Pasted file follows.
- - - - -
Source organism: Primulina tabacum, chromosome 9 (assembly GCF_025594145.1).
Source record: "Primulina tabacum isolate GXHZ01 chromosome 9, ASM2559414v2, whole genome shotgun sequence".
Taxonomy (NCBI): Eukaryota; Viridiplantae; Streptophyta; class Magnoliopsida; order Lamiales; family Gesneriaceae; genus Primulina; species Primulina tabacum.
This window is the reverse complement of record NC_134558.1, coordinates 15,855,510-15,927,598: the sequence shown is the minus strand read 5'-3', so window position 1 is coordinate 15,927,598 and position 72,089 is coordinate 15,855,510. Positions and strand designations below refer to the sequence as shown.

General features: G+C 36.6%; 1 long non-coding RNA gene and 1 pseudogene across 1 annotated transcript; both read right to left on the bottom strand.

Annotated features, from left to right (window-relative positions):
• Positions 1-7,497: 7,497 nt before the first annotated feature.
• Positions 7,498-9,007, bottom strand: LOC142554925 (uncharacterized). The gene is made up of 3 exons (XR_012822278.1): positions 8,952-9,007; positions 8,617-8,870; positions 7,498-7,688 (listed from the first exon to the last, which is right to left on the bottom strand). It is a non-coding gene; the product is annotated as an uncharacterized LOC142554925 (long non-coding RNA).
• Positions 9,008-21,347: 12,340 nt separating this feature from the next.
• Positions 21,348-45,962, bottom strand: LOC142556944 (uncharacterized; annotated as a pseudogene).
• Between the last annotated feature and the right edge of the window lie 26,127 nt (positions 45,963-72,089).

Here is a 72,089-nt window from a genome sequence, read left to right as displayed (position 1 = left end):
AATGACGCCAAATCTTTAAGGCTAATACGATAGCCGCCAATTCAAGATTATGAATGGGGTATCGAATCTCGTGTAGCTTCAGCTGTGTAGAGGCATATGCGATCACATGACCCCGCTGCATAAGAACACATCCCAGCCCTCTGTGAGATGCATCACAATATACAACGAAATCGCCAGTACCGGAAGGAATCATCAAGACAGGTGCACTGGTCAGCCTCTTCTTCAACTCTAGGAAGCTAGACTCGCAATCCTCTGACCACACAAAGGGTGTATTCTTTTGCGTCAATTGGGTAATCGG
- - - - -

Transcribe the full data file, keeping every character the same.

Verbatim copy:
Source organism: Primulina tabacum, chromosome 9 (assembly GCF_025594145.1).
Source record: "Primulina tabacum isolate GXHZ01 chromosome 9, ASM2559414v2, whole genome shotgun sequence".
Taxonomy (NCBI): Eukaryota; Viridiplantae; Streptophyta; class Magnoliopsida; order Lamiales; family Gesneriaceae; genus Primulina; species Primulina tabacum.
This window is the reverse complement of record NC_134558.1, coordinates 15,855,510-15,927,598: the sequence shown is the minus strand read 5'-3', so window position 1 is coordinate 15,927,598 and position 72,089 is coordinate 15,855,510. Positions and strand designations below refer to the sequence as shown.

General features: G+C 36.6%; 1 long non-coding RNA gene and 1 pseudogene across 1 annotated transcript; both read right to left on the bottom strand.

Annotated features, from left to right (window-relative positions):
• Positions 1-7,497: 7,497 nt before the first annotated feature.
• Positions 7,498-9,007, bottom strand: LOC142554925 (uncharacterized). The gene is made up of 3 exons (XR_012822278.1): positions 8,952-9,007; positions 8,617-8,870; positions 7,498-7,688 (listed from the first exon to the last, which is right to left on the bottom strand). It is a non-coding gene; the product is annotated as an uncharacterized LOC142554925 (long non-coding RNA).
• Positions 9,008-21,347: 12,340 nt separating this feature from the next.
• Positions 21,348-45,962, bottom strand: LOC142556944 (uncharacterized; annotated as a pseudogene).
• Between the last annotated feature and the right edge of the window lie 26,127 nt (positions 45,963-72,089).

Here is a 72,089-nt window from a genome sequence, read left to right as displayed (position 1 = left end):
AATGACGCCAAATCTTTAAGGCTAATACGATAGCCGCCAATTCAAGATTATGAATGGGGTATCGAATCTCGTGTAGCTTCAGCTGTGTAGAGGCATATGCGATCACATGACCCCGCTGCATAAGAACACATCCCAGCCCTCTGTGAGATGCATCACAATATACAACGAAATCGCCAGTACCGGAAGGAATCATCAAGACAGGTGCACTGGTCAGCCTCTTCTTCAACTCTAGGAAGCTAGACTCGCAATCCTCTGACCACACAAAGGGTGTATTCTTTTGCGTCAATTGGGTAATCGG